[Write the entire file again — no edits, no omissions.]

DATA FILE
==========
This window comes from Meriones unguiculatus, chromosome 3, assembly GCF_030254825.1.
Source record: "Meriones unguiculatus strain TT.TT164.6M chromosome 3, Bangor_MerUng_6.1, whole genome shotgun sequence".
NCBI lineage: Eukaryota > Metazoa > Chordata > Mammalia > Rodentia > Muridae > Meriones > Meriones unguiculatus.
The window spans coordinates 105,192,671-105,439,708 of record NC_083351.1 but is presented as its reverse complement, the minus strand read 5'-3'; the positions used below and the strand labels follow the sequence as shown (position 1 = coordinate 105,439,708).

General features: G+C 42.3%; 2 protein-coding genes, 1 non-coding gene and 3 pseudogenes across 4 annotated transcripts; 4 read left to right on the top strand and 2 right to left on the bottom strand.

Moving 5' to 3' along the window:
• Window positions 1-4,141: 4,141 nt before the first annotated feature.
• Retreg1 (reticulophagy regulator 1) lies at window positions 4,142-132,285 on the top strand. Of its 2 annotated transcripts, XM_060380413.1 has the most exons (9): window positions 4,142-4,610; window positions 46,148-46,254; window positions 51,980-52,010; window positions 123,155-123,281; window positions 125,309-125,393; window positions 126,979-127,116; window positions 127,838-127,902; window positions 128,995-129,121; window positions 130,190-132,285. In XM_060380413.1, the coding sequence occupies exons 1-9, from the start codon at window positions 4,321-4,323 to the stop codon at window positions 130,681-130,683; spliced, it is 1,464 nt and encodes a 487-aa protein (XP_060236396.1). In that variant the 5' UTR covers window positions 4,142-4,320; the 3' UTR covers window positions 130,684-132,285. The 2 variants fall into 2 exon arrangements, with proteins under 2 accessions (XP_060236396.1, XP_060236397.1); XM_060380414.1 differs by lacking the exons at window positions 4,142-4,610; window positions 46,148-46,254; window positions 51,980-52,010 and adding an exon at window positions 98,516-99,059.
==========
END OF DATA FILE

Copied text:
This window comes from Meriones unguiculatus, chromosome 3, assembly GCF_030254825.1.
Source record: "Meriones unguiculatus strain TT.TT164.6M chromosome 3, Bangor_MerUng_6.1, whole genome shotgun sequence".
NCBI lineage: Eukaryota > Metazoa > Chordata > Mammalia > Rodentia > Muridae > Meriones > Meriones unguiculatus.
The window spans coordinates 105,192,671-105,439,708 of record NC_083351.1 but is presented as its reverse complement, the minus strand read 5'-3'; the positions used below and the strand labels follow the sequence as shown (position 1 = coordinate 105,439,708).

General features: G+C 42.3%; 2 protein-coding genes, 1 non-coding gene and 3 pseudogenes across 4 annotated transcripts; 4 read left to right on the top strand and 2 right to left on the bottom strand.

Moving 5' to 3' along the window:
• Window positions 1-4,141: 4,141 nt before the first annotated feature.
• Retreg1 (reticulophagy regulator 1) lies at window positions 4,142-132,285 on the top strand. Of its 2 annotated transcripts, XM_060380413.1 has the most exons (9): window positions 4,142-4,610; window positions 46,148-46,254; window positions 51,980-52,010; window positions 123,155-123,281; window positions 125,309-125,393; window positions 126,979-127,116; window positions 127,838-127,902; window positions 128,995-129,121; window positions 130,190-132,285. In XM_060380413.1, the coding sequence occupies exons 1-9, from the start codon at window positions 4,321-4,323 to the stop codon at window positions 130,681-130,683; spliced, it is 1,464 nt and encodes a 487-aa protein (XP_060236396.1). In that variant the 5' UTR covers window positions 4,142-4,320; the 3' UTR covers window positions 130,684-132,285. The 2 variants fall into 2 exon arrangements, with proteins under 2 accessions (XP_060236396.1, XP_060236397.1); XM_060380414.1 differs by lacking the exons at window positions 4,142-4,610; window positions 46,148-46,254; window positions 51,980-52,010 and adding an exon at window positions 98,516-99,059.